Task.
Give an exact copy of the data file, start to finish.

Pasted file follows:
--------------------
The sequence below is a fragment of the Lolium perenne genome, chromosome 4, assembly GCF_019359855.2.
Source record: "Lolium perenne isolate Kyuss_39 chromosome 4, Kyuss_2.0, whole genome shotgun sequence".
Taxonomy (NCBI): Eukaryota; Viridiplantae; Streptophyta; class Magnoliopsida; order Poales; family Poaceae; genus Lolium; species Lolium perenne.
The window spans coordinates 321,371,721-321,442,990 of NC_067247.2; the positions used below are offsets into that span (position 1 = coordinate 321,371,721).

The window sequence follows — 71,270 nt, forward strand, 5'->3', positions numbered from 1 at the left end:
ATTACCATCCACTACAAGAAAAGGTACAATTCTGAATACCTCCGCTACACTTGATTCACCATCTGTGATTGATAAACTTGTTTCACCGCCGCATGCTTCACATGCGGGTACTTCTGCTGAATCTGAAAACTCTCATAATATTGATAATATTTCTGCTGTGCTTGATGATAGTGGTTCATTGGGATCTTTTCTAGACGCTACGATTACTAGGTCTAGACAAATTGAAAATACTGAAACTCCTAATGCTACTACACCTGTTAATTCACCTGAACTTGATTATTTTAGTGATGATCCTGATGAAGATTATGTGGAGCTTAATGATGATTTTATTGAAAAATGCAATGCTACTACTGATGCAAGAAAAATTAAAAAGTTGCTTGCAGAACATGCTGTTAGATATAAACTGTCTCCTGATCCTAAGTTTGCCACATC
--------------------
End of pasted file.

The sequence below is a fragment of the Lolium perenne genome, chromosome 4, assembly GCF_019359855.2.
Source record: "Lolium perenne isolate Kyuss_39 chromosome 4, Kyuss_2.0, whole genome shotgun sequence".
Taxonomy (NCBI): Eukaryota; Viridiplantae; Streptophyta; class Magnoliopsida; order Poales; family Poaceae; genus Lolium; species Lolium perenne.
The window spans coordinates 321,371,721-321,442,990 of NC_067247.2; the positions used below are offsets into that span (position 1 = coordinate 321,371,721).

The window sequence follows — 71,270 nt, forward strand, 5'->3', positions numbered from 1 at the left end:
ATTACCATCCACTACAAGAAAAGGTACAATTCTGAATACCTCCGCTACACTTGATTCACCATCTGTGATTGATAAACTTGTTTCACCGCCGCATGCTTCACATGCGGGTACTTCTGCTGAATCTGAAAACTCTCATAATATTGATAATATTTCTGCTGTGCTTGATGATAGTGGTTCATTGGGATCTTTTCTAGACGCTACGATTACTAGGTCTAGACAAATTGAAAATACTGAAACTCCTAATGCTACTACACCTGTTAATTCACCTGAACTTGATTATTTTAGTGATGATCCTGATGAAGATTATGTGGAGCTTAATGATGATTTTATTGAAAAATGCAATGCTACTACTGATGCAAGAAAAATTAAAAAGTTGCTTGCAGAACATGCTGTTAGATATAAACTGTCTCCTGATCCTAAGTTTGCCACATC